144 years later…

John Muir left San Francisco by foot “on or about the first of April,” as he writes in his field notes in 1868, bound for what was then Yosemite reserve—not yet a national park.  He walked on to be the man we now know today as the “Father of Our National Parks.”  One of the world’s best listeners when the world was perhaps most musical he used pen and paper to record music, like this one of a small grey bird called the water ouzel (Cinclus mexicanus):

 He is the mountain streams’ own darling, the hummingbird of blooming waters, loving rocky ripple-slopes and sheets of foam as a bee loves flowers, as a lark loves sunshine and meadows… What may be regarded as the separate songs of the ouzel are exceedingly difficult of description, because they are so variable and at the same time so confluent.  Though I have been acquainted with my favorite ten years, and during most of this time have heard him sing nearly every day… The more striking strains are perfect arabesques of melody, composed of a few full, round notes, embroidered with delicate trills which fade and melt in long slender cadences.  In general way his music is that of the streams refined and spiritualized.  The deep booming notes of the falls are in it, the trills of rapids, the gurgling of margin eddies, the low whispering of level reaches, and the sweet tinkle of separate drops oozing from the ends of mosses and falling into tranquil pools.”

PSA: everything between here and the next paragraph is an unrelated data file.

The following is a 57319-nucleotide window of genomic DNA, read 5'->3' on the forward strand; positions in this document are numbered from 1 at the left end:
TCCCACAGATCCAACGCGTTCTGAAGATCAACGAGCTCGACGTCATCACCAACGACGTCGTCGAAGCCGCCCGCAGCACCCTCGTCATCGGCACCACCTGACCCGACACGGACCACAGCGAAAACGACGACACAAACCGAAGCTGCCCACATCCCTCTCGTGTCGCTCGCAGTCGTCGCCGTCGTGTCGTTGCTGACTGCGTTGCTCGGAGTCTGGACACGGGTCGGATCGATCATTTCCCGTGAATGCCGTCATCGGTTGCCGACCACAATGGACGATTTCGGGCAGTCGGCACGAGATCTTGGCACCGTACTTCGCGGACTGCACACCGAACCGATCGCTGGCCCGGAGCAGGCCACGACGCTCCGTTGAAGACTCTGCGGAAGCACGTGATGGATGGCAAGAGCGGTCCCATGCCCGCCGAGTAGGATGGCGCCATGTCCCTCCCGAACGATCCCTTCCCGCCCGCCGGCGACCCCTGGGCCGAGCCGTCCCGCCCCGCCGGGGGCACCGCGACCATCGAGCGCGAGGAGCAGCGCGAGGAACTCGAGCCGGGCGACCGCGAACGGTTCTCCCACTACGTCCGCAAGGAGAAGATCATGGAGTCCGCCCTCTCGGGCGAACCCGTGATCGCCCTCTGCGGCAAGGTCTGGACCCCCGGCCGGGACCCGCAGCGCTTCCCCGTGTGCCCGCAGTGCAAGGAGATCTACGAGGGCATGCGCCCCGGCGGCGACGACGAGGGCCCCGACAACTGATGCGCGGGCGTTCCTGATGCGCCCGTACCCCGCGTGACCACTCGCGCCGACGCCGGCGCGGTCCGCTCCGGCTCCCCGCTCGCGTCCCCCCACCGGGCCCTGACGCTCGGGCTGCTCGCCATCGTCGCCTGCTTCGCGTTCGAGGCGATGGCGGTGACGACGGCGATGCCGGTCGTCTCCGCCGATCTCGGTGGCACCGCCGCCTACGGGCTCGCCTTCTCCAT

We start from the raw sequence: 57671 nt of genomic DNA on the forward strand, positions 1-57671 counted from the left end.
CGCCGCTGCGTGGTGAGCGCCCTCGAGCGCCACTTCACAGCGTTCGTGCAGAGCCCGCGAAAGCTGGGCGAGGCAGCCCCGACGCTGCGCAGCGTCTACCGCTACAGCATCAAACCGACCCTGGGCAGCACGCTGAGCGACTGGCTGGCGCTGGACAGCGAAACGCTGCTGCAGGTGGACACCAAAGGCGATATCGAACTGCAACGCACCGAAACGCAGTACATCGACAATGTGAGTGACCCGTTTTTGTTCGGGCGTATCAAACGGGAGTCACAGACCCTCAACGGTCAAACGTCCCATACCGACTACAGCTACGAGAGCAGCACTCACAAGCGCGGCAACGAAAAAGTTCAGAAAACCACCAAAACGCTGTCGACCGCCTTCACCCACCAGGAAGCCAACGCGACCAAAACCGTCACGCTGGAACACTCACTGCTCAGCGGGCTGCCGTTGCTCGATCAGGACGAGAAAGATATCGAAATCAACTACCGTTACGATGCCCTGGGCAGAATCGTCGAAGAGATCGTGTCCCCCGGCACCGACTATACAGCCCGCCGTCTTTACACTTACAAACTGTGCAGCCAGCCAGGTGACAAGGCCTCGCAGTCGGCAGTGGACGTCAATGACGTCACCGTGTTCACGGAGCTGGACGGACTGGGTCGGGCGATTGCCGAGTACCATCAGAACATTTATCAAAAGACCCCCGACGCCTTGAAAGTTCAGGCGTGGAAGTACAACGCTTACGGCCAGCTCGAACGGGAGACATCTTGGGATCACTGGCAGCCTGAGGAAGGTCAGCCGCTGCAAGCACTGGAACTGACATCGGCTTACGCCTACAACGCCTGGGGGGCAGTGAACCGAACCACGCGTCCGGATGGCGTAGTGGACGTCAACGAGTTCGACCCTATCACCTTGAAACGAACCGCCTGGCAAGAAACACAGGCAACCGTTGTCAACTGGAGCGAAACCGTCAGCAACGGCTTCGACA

Listen to

Live concerts like this one are performed everyday at our national parks—but unfortunately they are quickly vanishing due to the unprecedented increases in air traffic.  Air traffic will at least double by the year 2025 according to FAA forecasts.

The goal of One Square Inch of Silence is to create the world’s first acoustic sanctuary off limits to all aircraft—thereby initiating a National Quiet Places system—and guarantee present and future generations a true wilderness experience. With your generous support we will accomplish our goal by 2016 Centennial of the National Park Service.

Earth Day, 2012, is the seventh anniversary of One Square Inch of Silence.

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